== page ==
What Causes Fatigue in CLL Patients and How Can It Be Treated?

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Topics include: Treatment and Understanding

Why do CLL patients experience fatigue? Dr. John Burke and Dr. William Wierda, renowned CLL experts, explain the potential causes of fatigue in CLL patients. The physicians discuss strategies for coping with this common symptom and available therapies to help combat fatigue.

This program was made possible by Pharmacyclics LLC and Janssen Biotech, Inc. Produced in partnership with Rocky Mountain Cancer Centers.

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Transcript

Please remember the opinions expressed on Patient Power are not necessarily the views of our sponsors, contributors, partners or Patient Power. Our discussions are not a substitute for seeking medical advice or care from your own doctor. That’s how you’ll get care that’s most appropriate for you.

Jeff Folloder:

Why do CLL patients experience fatigue? I’m going to start on one end, and we’re going right down the line, because I bet we have three different opinions.

Dr. Wierda:          

So there are cells in the immune system that have become abnormal. They’re B cells. B cells are normally in the immune system cells that make antibodies. In CLL, the B cell has become abnormal or malignant. As a cell of the immune system, it can make chemicals, proteins, chemical messengers in the body that can make you feel fatigued, and that’s probably the main reason why patients experience fatigue. It’s probably not unlike the fatigue individuals experience who have the flu, for example, because B cells become activated in individuals who have the flu. And those B cells and T cells are making cytokines, these chemical messengers that make you feel bad and make you feel fatigued.

So I think probably the main cause is that the leukemia cells and the leukemia cells making these chemical messengers that make you feel bad—give you fever, give you night sweats, all the big symptoms.

Jeff Folloder:     

What are your insights on the whole fatigue situation? And let’s try to be specific. We’re not talking about being tired, are we? We’re talking about your ability to conduct your life being extracted. 

Dr. Burke:            

The other thing I would add to what Dr. Wierda just said is anemia. If people have advanced enough CLL that’s causing their red blood cells to go low, that’s another factor that can cause fatigue. But I’ll just comment, it’s really tough for me. I’d like to hear Dr. Wierda’s comments on this. But I see patients who have CLL and absolutely no reason to treat other than fatigue. I just had this conversation with a patient yesterday. I don’t know if she’s in the room.             

There she is. And she said, I’ll summarize our conversation here. She said, “I’m getting more tired, and it’s affecting some of the things I do.” She’s still able to exercise and live her life, but she is getting more tired and more fatigued. She’s got kind of a gradual rise in her white counts—about 30,000—does not have anemia, does not have any other reason to be treated.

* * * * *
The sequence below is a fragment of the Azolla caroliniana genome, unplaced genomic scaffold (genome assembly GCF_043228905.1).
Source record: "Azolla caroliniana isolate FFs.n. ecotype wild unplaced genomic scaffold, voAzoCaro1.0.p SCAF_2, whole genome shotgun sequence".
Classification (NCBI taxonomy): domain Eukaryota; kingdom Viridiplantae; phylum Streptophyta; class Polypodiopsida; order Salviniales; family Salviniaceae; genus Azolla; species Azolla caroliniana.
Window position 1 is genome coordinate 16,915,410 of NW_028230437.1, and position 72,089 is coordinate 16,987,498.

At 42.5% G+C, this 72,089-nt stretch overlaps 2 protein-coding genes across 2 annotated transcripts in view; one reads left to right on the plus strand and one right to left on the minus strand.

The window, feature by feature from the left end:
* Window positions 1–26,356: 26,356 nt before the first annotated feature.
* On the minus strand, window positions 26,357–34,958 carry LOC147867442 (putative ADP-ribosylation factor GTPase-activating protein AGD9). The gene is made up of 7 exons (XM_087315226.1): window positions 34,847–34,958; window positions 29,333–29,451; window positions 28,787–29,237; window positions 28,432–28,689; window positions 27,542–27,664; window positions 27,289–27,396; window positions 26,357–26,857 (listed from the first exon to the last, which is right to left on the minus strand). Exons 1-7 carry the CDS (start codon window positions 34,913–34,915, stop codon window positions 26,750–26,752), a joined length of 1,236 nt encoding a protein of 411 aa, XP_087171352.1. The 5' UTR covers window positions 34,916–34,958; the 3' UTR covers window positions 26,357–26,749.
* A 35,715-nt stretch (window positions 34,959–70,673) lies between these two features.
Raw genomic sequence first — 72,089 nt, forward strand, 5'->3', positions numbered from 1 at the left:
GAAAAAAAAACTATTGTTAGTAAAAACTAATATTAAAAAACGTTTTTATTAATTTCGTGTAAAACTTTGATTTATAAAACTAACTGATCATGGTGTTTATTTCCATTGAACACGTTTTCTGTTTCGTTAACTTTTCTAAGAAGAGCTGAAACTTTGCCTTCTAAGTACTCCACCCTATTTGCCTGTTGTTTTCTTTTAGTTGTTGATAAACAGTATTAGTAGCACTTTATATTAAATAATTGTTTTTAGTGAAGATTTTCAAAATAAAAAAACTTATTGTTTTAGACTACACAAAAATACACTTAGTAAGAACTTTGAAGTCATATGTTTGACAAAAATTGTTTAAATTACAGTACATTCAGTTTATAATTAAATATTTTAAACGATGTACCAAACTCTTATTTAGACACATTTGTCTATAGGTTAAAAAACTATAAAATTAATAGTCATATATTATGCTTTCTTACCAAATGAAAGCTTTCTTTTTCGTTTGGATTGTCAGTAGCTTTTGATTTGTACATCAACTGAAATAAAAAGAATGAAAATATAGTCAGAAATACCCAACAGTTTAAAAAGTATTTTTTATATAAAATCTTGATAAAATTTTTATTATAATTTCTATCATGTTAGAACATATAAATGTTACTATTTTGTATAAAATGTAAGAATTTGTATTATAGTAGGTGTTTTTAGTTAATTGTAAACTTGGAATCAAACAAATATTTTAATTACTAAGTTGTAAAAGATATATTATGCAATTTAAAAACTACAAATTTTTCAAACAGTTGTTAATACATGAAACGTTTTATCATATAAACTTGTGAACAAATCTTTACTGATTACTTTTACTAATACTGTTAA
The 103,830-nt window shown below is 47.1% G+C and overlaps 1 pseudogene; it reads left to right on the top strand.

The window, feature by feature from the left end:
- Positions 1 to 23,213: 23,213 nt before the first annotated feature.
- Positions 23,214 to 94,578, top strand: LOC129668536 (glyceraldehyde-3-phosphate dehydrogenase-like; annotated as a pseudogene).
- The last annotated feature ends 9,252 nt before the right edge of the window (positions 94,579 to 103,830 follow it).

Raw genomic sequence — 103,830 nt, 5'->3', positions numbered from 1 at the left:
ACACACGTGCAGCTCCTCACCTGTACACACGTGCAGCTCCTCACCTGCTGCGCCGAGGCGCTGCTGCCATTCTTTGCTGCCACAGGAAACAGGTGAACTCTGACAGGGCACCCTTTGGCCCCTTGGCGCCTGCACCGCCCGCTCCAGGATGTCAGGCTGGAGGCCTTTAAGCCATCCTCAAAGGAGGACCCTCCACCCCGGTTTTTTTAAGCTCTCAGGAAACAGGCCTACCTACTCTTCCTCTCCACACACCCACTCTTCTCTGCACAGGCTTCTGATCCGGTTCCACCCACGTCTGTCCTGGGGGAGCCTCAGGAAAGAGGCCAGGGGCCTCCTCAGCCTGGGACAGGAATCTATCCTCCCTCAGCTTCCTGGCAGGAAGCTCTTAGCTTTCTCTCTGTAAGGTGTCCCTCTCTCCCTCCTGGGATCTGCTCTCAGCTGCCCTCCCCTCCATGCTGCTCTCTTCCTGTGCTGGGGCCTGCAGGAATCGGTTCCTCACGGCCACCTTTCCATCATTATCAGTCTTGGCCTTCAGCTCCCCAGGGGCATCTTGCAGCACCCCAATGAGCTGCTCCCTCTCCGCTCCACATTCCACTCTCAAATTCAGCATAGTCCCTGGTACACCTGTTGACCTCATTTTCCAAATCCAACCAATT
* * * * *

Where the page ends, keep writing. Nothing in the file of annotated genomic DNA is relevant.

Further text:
And I want to help someone like that and make them feel better and be vigorous again. But I always wonder, can I do that? Because if I put someone like that on chemo, chemo makes you fatigued too, and it could certainly worsen the way she feels and not improve the way she feels. So for me that’s a tough situation, and I struggle with how to really help someone in that situation.            

Is it worth treating, or is it better off to just watch and wait? She may have another five or 10 years before she really needs treatment.

Jeff Folloder:     

And are there medications, are there treatments that you can offer a patient to deal with the fatigue short of starting CLL treatment?

Dr. Burke:            

Not to my knowledge. We talk about diet and exercise and eating healthy and living healthy, but people like her do that already and still feel fatigued.

Jeff Folloder:     

I know that some people will be prescribed a course of Adderall or something like that, and it appears to work for some and not for others. The concept of being prescribed an ADD drug to keep you awake is kind of counterintuitive. What’s going on with treating fatigue there?

Dr. Wierda:          

So the Adderall and Ritalin are stimulants, so they work as stimulants with patients with CLL, and as you say with some patients they will be effective in treating the fatigue.

They have the opposite affect for individuals who have ADHD where even though they’re a stimulant, they work particularly in those individuals to focus them, and they don’t act as a stimulant in those individuals. They have an opposite effect.

Please remember the opinions expressed on Patient Power are not necessarily the views of our sponsors, contributors, partners or Patient Power. Our discussions are not a substitute for seeking medical advice or care from your own doctor. That’s how you’ll get care that’s most appropriate for you. 

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Page last updated on July 21, 2017